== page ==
Cytokines are released upon initiation of cellular signaling within cells. In an effort to better understand what type of immune signaling is being initiated, we treated virion lysates with enzymes to remove different molecular components. Specifically, we pre-treated virion lysates with RNaseA to remove RNA, RNaseH to remove reverse transcriptase intermediates or ProteinaseK to remove protein components of the virions. The treated virions were then exposed to CEM cells and the levels of IL-16 in the supernatants were assessed by ELISA. The production of IL-16 was below the limit of detection for the supernatant from CD4+ T cells transfected with virion lysates treated with ProteinaseK. The supernatant from CD4 T cells treated with RNaseA and RNaseH still showed detectable levels of IL-16 production in a dose-dependent manner (Figure 4).


HIV has evolved to efficiently persist in a person due to its ability to intricately manipulate the host immune response as well as its viral proteins [13,14]. HIV appears to manipulate the delicate balance of cytokines essential in normal immune function towards its goal of immune evasion and a heightened ability to spread [14]. To model this process, we transfected CD4+ T cells with lysates from purified HIV virions. We used Human Cytokine Arrays to interrogate a set of cytokines and how they are affected by exposure to HIV virions. The HIV Virion Lysate transfected CEM cells yield both induced and blocked expression of cytokines.

Induced Cytokines

We saw that levels of IL-16, a chemoattractant for immune cells, were greatly increased after CD4+ T cells were exposed to HIV Virion Lysate [15]. Previous studies have found that IL-16 can induce human T-cells to be resistant to HIV infection [16,17]. As the HIV Virion Lysate represents the components of HIV virions, and not functionally-replicating virus, an actively-replicating virus may not induce IL-16, or may induce it at lower levels, allowing for replication. There may be a mechanism, possibly involved with blocking cleavage of the pro-IL-16 form, to suppress the normal release of IL-16 in patients living with HIV infection and should be further studied. However, this may also indicate an initial induction of IL-16, as has been demonstrated in early infection of a cohort of patients living with HIV infection, with blockage of IL-16 occurring at later stages of the infection [18]. These temporal aspects of IL-16 release may be a fitting target for future therapies.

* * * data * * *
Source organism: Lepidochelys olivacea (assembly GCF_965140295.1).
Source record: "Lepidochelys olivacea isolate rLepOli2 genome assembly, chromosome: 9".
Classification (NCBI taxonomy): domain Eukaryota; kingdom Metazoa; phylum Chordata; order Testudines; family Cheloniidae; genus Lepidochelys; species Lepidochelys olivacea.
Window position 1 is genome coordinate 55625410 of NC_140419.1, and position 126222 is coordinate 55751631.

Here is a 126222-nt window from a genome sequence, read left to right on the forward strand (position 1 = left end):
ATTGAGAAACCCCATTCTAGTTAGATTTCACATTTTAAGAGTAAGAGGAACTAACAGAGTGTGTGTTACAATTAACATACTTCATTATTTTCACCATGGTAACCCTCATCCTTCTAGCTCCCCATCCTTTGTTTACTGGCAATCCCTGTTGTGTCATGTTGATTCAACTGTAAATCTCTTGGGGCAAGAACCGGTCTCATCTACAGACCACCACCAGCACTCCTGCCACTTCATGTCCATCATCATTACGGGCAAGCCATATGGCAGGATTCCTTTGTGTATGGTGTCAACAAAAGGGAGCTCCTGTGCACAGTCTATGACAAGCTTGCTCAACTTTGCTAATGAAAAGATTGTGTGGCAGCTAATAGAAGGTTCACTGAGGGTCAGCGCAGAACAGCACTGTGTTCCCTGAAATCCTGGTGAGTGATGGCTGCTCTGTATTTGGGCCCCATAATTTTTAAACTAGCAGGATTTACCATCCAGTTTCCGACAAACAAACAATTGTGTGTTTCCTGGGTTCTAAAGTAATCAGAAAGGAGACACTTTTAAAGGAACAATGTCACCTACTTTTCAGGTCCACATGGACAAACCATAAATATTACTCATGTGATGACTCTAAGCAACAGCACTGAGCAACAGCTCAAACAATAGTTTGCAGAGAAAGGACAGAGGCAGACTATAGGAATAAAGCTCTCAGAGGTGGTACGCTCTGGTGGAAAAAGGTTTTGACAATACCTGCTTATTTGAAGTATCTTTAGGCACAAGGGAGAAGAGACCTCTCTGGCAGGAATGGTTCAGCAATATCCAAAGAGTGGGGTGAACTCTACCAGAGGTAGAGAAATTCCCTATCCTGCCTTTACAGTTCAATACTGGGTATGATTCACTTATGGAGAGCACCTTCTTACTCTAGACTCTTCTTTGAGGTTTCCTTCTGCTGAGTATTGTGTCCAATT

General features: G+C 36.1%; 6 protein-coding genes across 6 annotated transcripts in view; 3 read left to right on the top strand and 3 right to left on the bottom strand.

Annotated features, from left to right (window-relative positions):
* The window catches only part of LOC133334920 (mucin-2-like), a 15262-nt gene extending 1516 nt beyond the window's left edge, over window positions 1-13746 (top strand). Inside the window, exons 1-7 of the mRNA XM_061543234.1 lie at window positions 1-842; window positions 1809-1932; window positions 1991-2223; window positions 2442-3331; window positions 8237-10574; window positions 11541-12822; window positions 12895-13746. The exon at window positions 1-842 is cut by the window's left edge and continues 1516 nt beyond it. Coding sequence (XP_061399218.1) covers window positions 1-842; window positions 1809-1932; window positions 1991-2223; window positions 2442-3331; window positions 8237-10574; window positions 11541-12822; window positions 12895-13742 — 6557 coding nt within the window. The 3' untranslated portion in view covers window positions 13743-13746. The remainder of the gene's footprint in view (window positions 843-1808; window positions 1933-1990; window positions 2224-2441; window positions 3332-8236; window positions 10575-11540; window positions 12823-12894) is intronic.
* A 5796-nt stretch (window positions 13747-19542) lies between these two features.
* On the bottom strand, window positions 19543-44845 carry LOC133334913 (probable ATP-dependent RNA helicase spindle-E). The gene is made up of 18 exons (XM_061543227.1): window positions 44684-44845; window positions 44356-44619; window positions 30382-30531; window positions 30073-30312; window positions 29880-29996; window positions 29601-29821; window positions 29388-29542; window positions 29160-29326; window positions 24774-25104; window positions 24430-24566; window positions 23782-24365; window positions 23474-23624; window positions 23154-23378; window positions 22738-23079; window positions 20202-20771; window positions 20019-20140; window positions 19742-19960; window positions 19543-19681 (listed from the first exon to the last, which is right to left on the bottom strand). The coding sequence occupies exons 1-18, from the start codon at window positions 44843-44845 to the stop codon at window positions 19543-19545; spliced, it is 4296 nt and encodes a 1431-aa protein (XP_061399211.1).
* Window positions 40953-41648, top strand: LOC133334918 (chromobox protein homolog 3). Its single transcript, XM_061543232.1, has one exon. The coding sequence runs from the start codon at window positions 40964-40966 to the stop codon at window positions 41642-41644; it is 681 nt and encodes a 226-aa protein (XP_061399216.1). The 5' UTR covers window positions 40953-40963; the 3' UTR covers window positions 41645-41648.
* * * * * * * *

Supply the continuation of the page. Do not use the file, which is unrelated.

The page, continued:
We also observed that sICAM-1 (a soluble form of an intracellular adhesion marker), which plays a role in immune system activation, was increased. This trend has also been demonstrated in patients living with HIV infection [19]. Furthermore, we saw an increase in MIF (macrophage migration inhibitory factor) when exposed to HIV virion components. This is observed in patients with HIV, where MIF activates signaling pathways that aid in HIV-1 replication [20].

Down-regulated Cytokines

Cytokines such as CCL5 (RANTES), which inhibits HIV-1 by binding and blocking the CCR5 HIV-1 co-receptor, were decreased in the HIV Virion Lysate transfected samples [21]. Additionally, IP-10 (CXCL-10), which is secreted in response to IFN-gamma and aids in recruitment of cytotoxic T-cells, also decreased [22]. This could help limit the cytotoxic T-cell recruitment and killing of HIV-infected cells.

Mechanism of IL-16 Release